All is well here, working away on projects and taking care of family matters. My father went through a heart procedure yesterday and had 3 arteries unblocked by the doctors. They said he was very close to a heart attack. We are so grateful for our wonderful public health system. He was treated by the best professor in the country, his appointment was scheduled withing days of the initial checkup, and it was all for free and covered by the national health insurance program!

The other latest exciting news is that we have ourselves a VISA to the US! We've been in touch with an American company for the past several weeks over some business matters. Since the option of us traveling was raised, we figured it was time to get a VISA. Getting a traveler's VISA to the US isn't that easy anymore. We started the process two months ago and paid a total of over $200 per person for it. Here's what our morning looked like yesterday -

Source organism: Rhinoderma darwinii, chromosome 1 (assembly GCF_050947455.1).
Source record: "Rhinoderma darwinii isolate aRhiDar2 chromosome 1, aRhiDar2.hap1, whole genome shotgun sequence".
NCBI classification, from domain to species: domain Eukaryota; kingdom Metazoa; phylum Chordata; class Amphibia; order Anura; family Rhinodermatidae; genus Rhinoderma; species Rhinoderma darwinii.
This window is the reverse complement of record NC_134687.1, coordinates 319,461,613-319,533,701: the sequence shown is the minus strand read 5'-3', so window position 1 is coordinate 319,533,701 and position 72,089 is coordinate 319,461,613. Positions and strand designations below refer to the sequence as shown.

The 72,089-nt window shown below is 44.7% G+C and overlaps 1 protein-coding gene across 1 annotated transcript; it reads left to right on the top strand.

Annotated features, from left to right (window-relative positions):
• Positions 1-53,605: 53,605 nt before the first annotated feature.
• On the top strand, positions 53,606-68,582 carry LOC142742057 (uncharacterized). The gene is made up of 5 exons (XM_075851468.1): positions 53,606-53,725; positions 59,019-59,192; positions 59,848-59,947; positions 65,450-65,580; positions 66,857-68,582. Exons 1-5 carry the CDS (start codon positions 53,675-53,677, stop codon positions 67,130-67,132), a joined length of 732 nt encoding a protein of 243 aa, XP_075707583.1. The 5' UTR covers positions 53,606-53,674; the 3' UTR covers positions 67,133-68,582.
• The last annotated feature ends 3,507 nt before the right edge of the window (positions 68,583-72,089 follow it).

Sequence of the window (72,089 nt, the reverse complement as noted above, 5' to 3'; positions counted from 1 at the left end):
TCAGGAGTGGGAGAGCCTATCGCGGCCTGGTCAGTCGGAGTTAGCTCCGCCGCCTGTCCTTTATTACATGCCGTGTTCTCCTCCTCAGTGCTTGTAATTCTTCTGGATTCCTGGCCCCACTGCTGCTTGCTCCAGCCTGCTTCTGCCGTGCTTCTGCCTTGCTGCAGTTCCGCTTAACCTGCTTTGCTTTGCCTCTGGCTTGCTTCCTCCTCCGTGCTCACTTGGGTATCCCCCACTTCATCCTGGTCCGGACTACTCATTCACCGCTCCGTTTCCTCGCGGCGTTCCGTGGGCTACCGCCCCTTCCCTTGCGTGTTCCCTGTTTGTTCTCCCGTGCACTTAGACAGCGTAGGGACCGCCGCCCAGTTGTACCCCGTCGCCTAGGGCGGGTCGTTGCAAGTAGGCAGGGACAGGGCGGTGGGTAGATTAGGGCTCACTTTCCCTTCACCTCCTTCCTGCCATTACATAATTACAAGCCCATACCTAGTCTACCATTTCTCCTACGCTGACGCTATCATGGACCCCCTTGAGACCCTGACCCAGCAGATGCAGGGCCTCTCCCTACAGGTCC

We arrived in Tel Aviv early in the morning, since we had an appointment scheduled in the embassy for an interview at 10 am. We had to get ID picture ready first. That is not as simple as you may think, since the US embassy requires 5cm by 5cm pictures that are not the standard size here in Israel. There are other rules to the pictures too. The white background, I can see why. The fact that they want you to have your ears showing in the picture was a bit baffling, but the most surprising thing for me was that you're not allowed to smile for the picture... I guess they like serious people only in America?